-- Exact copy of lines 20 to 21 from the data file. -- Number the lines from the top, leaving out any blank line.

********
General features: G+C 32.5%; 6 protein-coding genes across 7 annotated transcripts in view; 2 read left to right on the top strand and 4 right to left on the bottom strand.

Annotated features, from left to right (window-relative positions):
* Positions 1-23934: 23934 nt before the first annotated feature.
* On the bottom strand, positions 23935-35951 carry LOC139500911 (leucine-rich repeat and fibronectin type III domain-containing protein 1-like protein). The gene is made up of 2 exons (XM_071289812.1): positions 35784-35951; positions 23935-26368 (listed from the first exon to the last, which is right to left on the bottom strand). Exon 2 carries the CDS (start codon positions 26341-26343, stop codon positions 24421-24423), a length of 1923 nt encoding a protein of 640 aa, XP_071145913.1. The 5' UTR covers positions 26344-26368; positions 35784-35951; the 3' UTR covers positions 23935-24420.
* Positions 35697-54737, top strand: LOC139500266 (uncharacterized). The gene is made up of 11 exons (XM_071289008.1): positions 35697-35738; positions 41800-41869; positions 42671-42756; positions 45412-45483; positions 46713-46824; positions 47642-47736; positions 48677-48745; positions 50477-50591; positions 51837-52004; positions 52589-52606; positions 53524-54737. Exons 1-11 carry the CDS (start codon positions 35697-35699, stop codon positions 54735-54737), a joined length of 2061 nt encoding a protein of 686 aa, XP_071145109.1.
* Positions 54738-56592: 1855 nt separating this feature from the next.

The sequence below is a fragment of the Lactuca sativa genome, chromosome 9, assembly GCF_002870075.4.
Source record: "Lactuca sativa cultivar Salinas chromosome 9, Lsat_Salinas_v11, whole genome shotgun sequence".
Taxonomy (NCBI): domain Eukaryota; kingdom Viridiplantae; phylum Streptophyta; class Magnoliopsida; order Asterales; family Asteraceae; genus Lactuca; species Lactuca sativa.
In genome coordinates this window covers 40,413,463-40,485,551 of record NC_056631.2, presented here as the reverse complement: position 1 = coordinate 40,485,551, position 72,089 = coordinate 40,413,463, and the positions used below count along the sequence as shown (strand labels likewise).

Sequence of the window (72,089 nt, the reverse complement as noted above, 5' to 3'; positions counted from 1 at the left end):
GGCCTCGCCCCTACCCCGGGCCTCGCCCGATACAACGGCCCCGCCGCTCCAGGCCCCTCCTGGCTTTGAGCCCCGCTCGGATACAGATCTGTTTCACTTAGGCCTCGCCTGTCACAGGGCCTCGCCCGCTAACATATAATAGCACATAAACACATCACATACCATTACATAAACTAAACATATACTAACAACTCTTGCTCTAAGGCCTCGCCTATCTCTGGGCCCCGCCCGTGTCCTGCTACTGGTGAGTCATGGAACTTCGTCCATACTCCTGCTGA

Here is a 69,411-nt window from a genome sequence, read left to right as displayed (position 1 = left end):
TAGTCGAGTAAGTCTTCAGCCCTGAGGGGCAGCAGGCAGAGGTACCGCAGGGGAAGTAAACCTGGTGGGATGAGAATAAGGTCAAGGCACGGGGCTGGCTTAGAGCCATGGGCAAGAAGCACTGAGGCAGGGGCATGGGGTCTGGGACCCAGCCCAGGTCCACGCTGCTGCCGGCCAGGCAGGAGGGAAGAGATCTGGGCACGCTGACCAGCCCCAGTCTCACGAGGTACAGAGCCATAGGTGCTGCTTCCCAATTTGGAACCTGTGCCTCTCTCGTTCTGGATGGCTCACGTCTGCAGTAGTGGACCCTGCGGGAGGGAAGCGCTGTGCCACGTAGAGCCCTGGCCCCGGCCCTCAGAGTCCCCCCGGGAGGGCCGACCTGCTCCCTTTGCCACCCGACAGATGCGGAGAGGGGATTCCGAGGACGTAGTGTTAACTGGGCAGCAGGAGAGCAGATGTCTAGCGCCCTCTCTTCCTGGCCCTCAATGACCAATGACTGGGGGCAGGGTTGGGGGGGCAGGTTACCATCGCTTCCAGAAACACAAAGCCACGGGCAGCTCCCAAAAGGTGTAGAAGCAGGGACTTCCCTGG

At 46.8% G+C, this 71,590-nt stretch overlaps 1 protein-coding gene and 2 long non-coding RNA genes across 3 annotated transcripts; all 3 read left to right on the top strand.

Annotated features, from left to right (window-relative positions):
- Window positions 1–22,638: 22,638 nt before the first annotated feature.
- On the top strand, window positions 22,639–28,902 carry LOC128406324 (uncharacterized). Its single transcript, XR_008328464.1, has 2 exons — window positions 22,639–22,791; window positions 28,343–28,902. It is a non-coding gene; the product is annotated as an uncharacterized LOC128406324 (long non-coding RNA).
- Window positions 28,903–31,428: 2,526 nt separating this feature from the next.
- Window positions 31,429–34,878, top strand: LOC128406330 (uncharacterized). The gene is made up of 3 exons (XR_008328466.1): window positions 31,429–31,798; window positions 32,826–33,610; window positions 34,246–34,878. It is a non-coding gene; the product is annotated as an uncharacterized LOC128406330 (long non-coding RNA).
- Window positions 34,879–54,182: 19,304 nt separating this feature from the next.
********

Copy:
- Window positions 31,429–34,878, top strand: LOC128406330 (uncharacterized). The gene is made up of 3 exons (XR_008328466.1): window positions 31,429–31,798; window positions 32,826–33,610; window positions 34,246–34,878. It is a non-coding gene; the product is annotated as an uncharacterized LOC128406330 (long non-coding RNA).
- Window positions 34,879–54,182: 19,304 nt separating this feature from the next.